Tire Tech

Tread Pattern Noise

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All tires generate noise as air flows through their tread grooves and they roll into and out of contact with the road. Tire designers have to balance tread design noise with service-appropriate traction, for example, wild looking tread designs that deliver aggressive off-road traction are more likely to growl on the highway, while mild tread designs that offer reduced on-road noise may sacrifice foul weather traction in wet and wintry conditions.


Tire noise is dependent on a partnership between the tread pattern and the surface it's driving on.

Roadway surfaces influence both the intensity and spectrum of the sound generated by the tire/surface interaction. Changes in audible sound can often be heard as tires drive from concrete to asphalt roads, or from smooth to coarse surfaces. Spacerless concrete and new asphalt roads tend to be the quietest partners and provide the truest test of the tread pattern noise actually generated by the tires.

If a driver senses new tires generate the same type of noise as their previous tires, it is likely the noise is actually the result of the road surfaces they drive on. While some drivers think their tires are noisy, they may not realize it's the road surface that's actually responsible.

The tire designers' and engineers' goal is to vary audible tones until the tires generate a pleasant "white" noise.


The tire industry uses the term pitch to describe the number of tread blocks around the circumference of the tire. As a general rule, summer performance tires feature larger tread blocks and fewer pitches to enhance steering response and handling, while winter tires feature smaller tread blocks and more pitches to increase the number of biting edges that enhance traction in snow and on ice. All-Season tires fall in the middle.

Pitch Sequencing

It's not desirable for all pitches to be created equally. If every tread block (pitch) featured the exact same size and shape, each one would generate the exact same sound tone and intensity as they rolled through contact with the road. This would result in all four tires contributing to an unpleasant monotonous tone.

Pirelli Cinturato P7 All Season Plus Tread Blocks

The different pitches/placement of Pirelli Cinturato P7 All Season Plus tread blocks are highlighted by different colors.

In order to keep that from happening, tire designers use computers to sequence multi-pitch tread designs that subtly vary tread block size and shape to randomize the road contact and resulting noise. They also offset circumferential block placement of neighboring ribs to reduce noise by aligning lateral grooves with adjacent tread blocks.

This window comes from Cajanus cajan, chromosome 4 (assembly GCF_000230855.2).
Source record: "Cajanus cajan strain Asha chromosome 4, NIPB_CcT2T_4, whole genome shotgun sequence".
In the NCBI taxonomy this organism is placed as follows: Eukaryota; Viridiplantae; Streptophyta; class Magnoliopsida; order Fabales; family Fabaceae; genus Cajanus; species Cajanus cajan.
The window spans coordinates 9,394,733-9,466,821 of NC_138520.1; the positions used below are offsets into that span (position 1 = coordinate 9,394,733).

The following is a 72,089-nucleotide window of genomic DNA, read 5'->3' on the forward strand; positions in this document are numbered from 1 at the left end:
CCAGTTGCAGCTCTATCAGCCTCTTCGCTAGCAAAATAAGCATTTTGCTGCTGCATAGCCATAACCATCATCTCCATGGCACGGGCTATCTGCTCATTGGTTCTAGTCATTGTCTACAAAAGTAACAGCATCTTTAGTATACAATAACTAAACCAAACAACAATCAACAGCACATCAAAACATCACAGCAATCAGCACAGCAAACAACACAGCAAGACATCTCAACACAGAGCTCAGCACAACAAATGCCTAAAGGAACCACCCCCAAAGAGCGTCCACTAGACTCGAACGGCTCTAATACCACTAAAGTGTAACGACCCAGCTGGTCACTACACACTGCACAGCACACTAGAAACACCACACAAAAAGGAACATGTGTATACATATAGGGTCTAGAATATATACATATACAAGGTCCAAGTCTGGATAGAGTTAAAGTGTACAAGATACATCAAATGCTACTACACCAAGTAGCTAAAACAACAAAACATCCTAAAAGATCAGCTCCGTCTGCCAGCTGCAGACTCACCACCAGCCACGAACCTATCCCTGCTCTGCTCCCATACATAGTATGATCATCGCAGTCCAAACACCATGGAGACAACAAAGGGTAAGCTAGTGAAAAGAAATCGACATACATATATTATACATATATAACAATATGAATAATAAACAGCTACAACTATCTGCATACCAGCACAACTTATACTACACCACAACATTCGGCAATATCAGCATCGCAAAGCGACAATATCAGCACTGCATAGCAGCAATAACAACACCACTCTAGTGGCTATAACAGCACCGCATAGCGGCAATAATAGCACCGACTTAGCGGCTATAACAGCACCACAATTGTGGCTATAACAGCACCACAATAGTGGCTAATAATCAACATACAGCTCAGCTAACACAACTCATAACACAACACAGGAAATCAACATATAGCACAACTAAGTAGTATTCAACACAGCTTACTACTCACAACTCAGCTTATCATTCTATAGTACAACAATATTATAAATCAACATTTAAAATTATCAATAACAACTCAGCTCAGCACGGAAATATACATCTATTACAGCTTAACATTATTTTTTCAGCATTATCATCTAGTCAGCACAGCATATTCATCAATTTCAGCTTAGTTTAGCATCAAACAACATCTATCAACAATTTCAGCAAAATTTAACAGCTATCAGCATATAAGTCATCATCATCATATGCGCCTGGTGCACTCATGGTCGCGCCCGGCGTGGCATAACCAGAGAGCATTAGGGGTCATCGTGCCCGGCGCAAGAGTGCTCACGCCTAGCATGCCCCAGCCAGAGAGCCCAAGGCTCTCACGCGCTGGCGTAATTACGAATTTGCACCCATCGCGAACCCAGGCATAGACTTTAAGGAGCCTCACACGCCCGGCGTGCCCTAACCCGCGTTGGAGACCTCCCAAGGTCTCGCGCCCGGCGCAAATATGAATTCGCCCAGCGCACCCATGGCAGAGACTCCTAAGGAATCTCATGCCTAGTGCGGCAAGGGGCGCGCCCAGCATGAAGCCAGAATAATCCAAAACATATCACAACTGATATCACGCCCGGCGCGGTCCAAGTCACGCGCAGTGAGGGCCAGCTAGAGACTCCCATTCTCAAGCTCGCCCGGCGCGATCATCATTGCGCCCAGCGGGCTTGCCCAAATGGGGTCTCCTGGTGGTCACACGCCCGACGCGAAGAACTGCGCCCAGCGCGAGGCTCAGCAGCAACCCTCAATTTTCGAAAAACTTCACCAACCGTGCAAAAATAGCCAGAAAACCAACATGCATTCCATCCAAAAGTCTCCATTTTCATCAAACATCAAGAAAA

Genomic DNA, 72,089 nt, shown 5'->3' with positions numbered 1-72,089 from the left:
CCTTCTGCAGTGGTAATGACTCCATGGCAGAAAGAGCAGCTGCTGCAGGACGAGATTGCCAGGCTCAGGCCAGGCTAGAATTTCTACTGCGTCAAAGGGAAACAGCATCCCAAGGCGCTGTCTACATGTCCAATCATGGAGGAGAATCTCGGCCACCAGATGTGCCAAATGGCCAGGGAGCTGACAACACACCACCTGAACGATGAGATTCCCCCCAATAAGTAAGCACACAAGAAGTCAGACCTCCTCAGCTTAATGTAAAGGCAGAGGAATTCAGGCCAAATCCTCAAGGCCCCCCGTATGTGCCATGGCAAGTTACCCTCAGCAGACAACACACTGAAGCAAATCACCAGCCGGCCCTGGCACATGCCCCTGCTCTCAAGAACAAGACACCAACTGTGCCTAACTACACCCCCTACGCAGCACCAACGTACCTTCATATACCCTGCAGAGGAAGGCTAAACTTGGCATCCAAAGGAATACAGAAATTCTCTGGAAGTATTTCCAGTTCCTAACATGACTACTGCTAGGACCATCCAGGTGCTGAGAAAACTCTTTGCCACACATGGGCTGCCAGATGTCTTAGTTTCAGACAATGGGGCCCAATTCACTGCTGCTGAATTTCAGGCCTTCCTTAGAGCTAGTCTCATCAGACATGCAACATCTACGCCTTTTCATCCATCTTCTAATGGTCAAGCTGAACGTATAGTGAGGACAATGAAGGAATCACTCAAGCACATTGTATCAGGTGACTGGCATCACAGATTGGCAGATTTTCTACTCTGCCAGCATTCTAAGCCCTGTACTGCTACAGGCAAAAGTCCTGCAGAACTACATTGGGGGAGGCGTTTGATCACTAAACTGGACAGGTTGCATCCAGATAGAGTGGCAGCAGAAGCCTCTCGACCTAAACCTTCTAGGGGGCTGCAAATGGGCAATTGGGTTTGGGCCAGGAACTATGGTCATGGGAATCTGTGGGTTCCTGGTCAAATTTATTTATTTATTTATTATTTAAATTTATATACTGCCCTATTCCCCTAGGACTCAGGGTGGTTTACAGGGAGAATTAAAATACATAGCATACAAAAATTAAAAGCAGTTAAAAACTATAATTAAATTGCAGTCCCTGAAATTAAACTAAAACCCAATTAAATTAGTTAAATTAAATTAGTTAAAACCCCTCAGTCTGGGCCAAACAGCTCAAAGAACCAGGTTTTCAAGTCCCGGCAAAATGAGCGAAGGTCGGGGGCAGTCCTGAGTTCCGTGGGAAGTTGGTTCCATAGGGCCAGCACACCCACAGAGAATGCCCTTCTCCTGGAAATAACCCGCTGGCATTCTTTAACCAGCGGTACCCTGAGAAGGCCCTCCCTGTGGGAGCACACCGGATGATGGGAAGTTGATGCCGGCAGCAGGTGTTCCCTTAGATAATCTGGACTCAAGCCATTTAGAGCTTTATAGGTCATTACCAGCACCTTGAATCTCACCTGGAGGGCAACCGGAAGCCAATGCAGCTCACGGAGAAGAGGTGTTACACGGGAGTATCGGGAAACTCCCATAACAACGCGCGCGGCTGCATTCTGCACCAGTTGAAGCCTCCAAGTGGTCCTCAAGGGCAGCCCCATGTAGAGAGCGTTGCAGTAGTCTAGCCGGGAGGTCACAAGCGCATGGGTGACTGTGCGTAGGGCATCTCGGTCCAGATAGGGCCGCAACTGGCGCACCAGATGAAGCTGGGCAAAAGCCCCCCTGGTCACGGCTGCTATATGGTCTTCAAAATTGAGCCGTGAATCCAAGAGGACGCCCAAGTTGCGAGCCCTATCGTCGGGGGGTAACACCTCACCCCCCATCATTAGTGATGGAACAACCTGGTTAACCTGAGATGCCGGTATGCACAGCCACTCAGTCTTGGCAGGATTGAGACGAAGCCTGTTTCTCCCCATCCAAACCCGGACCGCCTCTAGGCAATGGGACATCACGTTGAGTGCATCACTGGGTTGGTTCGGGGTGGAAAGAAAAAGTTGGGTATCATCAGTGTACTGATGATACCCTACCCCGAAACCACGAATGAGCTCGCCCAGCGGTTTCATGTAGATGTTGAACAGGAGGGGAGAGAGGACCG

The tire designers' and engineers' goal is to vary audible tones until the tires generate a pleasant "white" noise.

Preventative Maintenance

Depending on their diameter, tires roll about 800 times per mile. And on every revolution, the leading edge of each independent tread block collides into contact with the road, followed by the rest of the block until the trailing edge is released from contact a fraction of a second later. Happening about 4 million times in just 5,000 miles, this recurring in-and-out-of-road contact has been shown to promote irregular tread wear. If not stopped, irregular wear is likely to change the size and shape of the tread block contact and undo the engineering that made the tire design quiet in the first place.

Since it's important to promote even wear, periodic tire rotation is important preventative maintenance that every tire needs. Periodic tire rotation shares the work and the wear between all of the vehicle's tires and results in non-directional tires rolling in both clockwise and counter-clockwise directions.

Because every tire's tread is its deepest and the most susceptible to irregular wear when new, the first tire rotation is the most important one and must be completed before the tires have been driven 5,000 miles. Unfortunately, as engine oil change intervals have climbed, it's probable the first tire rotation will be required as a stand-alone service.

NOTE: Skipping tire rotations is likely to promote irreversible irregular tread wear patterns that will increase noise over time.


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